Review: Sick Boy / Cert: 18 / Director: Tim T. Cunningham / Screenplay: Tim T. Cunningham / Starring: Skye McCole Bartusiak, Mark Donato, Debbie Rochon / Release Date: Out Now
When you watch a lot of low budget horror films, one thing sadly becomes clear: more often than not, people don’t realise their limitations and their reach exceeds their grasp. So it’s incredibly refreshing to finally watch something that not only takes advantage of its limits but downright celebrates them, resulting in perhaps the best direct-to-DVD horror film for ages.
Sick Boy is, at its core, a unique take on the zombie myth, one done so well and with such love that it never feels like you are watching another film in the endless cycle of cheapo undead clag. We start with a frustrated girl named Lucy (Bartusiak) who quits her dental assistant job, much to the frustration of her fiancé Chris (Donato). From here she ends up taking a babysitting job from her actress friend who has just booked an acting gig. Lucy goes to the home of Dr Helen Gordan (Rochon) and is informed that her well-paid job is just to stay at the house whilst Jeremy stays in his room and to call the doctor if anything happens. Jeremy apparently has some kind of immune deficiency illness and his father is ‘out of town’. As the nights wear on it becomes clear that something more is going on with young Jeremy.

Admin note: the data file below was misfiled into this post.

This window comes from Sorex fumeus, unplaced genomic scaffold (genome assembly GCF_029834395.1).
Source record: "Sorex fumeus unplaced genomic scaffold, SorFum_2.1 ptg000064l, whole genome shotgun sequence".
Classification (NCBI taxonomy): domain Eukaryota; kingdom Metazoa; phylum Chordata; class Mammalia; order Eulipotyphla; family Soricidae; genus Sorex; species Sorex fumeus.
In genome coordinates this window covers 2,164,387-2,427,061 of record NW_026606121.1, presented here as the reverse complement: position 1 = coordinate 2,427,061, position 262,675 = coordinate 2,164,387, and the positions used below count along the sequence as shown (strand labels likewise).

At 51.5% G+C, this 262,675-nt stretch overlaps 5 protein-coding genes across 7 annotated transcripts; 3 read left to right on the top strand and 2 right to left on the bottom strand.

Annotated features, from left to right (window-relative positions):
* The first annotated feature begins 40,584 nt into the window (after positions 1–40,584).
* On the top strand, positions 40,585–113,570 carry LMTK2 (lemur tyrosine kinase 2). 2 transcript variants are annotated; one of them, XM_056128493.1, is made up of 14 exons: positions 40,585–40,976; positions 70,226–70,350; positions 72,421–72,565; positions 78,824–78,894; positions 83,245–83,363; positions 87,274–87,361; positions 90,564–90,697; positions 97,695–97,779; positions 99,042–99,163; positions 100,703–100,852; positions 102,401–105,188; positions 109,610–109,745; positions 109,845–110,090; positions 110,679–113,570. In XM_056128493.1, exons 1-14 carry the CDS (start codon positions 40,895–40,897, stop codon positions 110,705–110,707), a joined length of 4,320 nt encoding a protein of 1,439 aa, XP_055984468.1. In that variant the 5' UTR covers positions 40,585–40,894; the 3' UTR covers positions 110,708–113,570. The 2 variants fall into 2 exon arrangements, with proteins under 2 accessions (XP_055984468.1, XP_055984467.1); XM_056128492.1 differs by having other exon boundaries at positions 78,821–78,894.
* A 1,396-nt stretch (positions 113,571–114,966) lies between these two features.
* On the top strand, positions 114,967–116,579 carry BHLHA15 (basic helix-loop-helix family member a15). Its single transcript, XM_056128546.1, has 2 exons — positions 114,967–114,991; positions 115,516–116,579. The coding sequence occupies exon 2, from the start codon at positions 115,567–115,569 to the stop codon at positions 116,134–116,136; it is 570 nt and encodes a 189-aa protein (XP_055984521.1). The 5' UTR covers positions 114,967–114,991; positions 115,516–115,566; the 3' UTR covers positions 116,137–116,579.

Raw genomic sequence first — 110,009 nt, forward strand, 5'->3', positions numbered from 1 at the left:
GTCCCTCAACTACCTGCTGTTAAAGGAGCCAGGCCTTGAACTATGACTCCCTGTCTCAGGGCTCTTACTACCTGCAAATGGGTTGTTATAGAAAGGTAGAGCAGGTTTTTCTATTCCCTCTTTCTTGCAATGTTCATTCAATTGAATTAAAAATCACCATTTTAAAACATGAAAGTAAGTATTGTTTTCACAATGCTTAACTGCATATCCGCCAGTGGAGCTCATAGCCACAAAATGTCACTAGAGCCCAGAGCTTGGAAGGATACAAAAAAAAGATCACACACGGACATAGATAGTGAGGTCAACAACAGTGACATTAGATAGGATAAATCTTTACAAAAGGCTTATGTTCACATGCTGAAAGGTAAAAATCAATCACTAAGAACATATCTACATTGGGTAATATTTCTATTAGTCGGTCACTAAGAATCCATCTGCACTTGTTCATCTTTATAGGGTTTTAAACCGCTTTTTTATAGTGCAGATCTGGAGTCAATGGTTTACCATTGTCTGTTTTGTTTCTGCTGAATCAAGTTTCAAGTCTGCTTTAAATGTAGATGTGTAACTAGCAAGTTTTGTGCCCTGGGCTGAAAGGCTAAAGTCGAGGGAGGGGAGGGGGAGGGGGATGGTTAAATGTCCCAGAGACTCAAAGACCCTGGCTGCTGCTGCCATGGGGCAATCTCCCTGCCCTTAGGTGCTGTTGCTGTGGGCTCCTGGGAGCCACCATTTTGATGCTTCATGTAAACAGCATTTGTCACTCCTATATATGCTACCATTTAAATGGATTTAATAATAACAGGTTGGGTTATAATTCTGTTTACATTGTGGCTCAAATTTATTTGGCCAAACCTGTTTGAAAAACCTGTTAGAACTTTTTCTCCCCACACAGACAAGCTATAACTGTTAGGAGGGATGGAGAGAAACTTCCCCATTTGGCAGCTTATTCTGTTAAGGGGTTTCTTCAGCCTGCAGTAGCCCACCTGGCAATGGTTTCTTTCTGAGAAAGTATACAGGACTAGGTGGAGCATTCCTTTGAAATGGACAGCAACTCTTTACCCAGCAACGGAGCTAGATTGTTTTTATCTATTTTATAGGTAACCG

We're talking a super low-budget movie with the only real locations being the insides of houses. As a result it has this earthy, Grindhouse feel. The aesthetic is raw and grungy and it helps the sense of dread that builds as the film goes on. The characters and dialogue all feel very real and authentic. The arguments that Lucy and Chris have around money and life are very real arguments that seem to occur every day and their characters feel like living, breathing people.
The film feels a lot like House of the Devil in that it builds and builds a sense of dread and unease throughout its first hour. When the reveal comes and the carnage starts, it’s anything but predictable in the way it plays out and for such a low-budget film, they don’t scrimp on the gore either.
Sadly in the times we find ourselves in, Sick Boy is likely to go unnoticed, but back 30 years ago this would have been a film to be celebrated alongside The Evil Dead, Phantasm and Near Dark. It’s a very strong film from director Tim T.Cunningham, who hopefully we will see a lot more from in the future.